The risk of sudden death in siblings of infants who died of SIDS is unclear. Efficacy of home cardiorespiratory monitoring to prevent SIDS in this group of infants is equally unproven. The rarity of a SIDS death and the more extreme rarity of a subsequent SIDS death of a sibling make it difficult to complete a definitive clinical trial to establish efficacy. Many studies that reported an increased risk for siblings were performed before the current understanding of the epidemiology evolved. The roles of infant sleep position and sleeping environment, smoking in the household,22–26 and death scene investigation to exclude infanticide are now recognized as significant factors in understanding the causation of SIDS.17,27 There is a body of evidence, although inconclusive, that suggests a genetic susceptibility to SIDS may exist,28 although the risk of recurrence in siblings, if present, is most likely exceedingly low.
EFFICACY OF HOME CARDIORESPIRATORY MONITORING
Epidemiologic studies have failed to document any impact of home cardiorespiratory monitoring for apnea and/or bradycardia on the incidence of SIDS.29,30 There is no evidence that the presence of apnea and/or bradycardia identifies a group at increased risk of SIDS, that home cardiorespiratory monitoring can provide warning in time for intervention to prevent sudden death, or that intervention would be successful in preventing unexpected death. Given the lack of evidence that home cardiorespiratory monitoring has any impact on SIDS, prevention of SIDS is not an acceptable indication for home cardiorespiratory monitoring.
Evidence exists that preterm infants are at a greater risk of extreme apnea episodes than are term infants. This risk decreases with time, ceasing at approximately 43 weeks’ postmenstrual age.19 There are no studies correlating long-term neurodevelopmental outcome with such episodes. Home cardiorespiratory monitoring after hospital discharge may be prescribed for some preterm infants with an unusually prolonged course of recurrent, extreme apnea (as defined previously). The physician, together with the parents, should consider the potential advantages and disadvantages of home cardiorespiratory monitoring.31–34 Current evidence suggests that if such monitoring is elected, it usually may be discontinued after 43 weeks’ postmenstrual age, although extreme apnea may persist beyond that time in some infants. Using a monitor with event recording can be helpful in determining the appropriate time for discontinuance.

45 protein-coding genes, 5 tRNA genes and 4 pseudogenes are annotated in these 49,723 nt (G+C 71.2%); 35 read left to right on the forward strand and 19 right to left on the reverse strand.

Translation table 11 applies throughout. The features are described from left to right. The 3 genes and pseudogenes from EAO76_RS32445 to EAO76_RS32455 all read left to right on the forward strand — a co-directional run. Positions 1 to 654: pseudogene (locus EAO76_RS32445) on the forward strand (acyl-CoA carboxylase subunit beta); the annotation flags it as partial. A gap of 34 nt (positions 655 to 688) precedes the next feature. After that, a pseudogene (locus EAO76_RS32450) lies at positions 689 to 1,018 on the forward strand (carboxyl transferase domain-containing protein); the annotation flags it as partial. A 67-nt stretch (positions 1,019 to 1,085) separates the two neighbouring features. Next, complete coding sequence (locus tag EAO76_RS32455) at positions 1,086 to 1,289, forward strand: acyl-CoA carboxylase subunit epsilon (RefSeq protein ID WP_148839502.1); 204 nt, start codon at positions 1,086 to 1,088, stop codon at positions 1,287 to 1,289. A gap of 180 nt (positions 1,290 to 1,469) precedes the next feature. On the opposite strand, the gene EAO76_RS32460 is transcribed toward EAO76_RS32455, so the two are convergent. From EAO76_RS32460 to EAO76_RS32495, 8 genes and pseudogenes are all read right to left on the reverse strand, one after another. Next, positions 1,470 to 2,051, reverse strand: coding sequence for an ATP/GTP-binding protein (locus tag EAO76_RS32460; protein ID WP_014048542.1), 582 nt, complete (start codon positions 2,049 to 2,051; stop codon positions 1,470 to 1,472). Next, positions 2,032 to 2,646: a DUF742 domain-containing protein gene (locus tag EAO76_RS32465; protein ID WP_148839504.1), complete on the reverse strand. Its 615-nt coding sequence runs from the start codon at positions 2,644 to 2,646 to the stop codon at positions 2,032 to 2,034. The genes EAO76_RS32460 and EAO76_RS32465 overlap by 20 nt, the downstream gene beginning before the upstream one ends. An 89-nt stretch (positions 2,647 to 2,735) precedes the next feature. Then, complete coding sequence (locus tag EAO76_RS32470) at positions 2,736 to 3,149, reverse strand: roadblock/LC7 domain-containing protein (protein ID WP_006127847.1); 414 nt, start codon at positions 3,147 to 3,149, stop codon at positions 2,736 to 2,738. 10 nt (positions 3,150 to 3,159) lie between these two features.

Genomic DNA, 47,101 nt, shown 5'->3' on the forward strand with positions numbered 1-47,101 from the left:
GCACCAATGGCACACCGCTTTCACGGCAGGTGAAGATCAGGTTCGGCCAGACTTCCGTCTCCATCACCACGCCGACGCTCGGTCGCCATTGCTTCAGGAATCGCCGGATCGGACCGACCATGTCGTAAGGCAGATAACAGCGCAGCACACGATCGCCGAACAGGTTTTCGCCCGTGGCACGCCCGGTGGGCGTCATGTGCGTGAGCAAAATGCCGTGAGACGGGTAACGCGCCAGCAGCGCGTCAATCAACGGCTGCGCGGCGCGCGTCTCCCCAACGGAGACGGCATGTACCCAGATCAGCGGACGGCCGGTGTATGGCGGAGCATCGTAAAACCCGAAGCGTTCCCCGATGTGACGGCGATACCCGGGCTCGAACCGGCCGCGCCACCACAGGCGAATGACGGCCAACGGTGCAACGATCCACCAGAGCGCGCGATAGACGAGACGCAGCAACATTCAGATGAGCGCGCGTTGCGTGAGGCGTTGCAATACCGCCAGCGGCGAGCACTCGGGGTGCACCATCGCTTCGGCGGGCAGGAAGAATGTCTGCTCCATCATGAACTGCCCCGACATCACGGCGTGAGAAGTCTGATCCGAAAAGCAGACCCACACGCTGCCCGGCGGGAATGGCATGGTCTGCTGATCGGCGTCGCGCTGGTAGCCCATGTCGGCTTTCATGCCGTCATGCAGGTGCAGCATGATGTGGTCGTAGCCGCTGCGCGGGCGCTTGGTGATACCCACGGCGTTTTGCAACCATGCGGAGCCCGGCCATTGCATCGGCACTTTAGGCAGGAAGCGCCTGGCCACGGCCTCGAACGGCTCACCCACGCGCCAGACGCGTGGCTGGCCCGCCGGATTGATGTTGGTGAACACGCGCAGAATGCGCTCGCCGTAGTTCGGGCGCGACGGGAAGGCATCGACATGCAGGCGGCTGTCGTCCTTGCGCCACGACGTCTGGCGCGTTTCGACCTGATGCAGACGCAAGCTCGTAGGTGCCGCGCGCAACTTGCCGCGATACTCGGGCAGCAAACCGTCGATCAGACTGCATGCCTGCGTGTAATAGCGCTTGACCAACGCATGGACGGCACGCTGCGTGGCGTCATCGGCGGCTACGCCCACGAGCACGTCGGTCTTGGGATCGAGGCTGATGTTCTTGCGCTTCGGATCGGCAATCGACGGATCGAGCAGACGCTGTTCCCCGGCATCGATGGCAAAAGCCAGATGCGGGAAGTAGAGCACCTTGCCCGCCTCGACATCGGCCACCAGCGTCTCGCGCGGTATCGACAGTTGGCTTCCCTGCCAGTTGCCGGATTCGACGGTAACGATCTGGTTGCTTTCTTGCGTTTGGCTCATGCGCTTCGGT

There are other groups of infants for whom use of a home cardiorespiratory monitor may be warranted, not because of an increased risk of SIDS, but because of other factors that increase the risk of sudden death. For example, home cardiorespiratory monitoring may be justified to allow rapid recognition of apnea, airway obstruction, respiratory failure, interruption of supplemental oxygen supply, or failure of mechanical respiratory support. Infants for whom these indications may apply include: 1) infants who have experienced an ALTE; 2) infants with tracheostomies or anatomic abnormalities that make them vulnerable to airway compromise; 3) infants with neurologic or metabolic disorders affecting respiratory control; and 4) infants with chronic lung disease (bronchopulmonary dysplasia), especially those requiring supplemental oxygen, continuous positive airway pressure, or mechanical ventilation. In these instances, home cardiorespiratory monitoring may allow the caregiver to respond more quickly and perhaps to decrease the duration of accompanying hypoxemia. However, such monitoring will not always prevent sudden death attributable to the triggering event or underlying condition. The parents of such infants should be counseled regarding the purpose of the home cardiorespiratory monitoring and realistic expectations of what it can and cannot contribute to an infant’s well-being.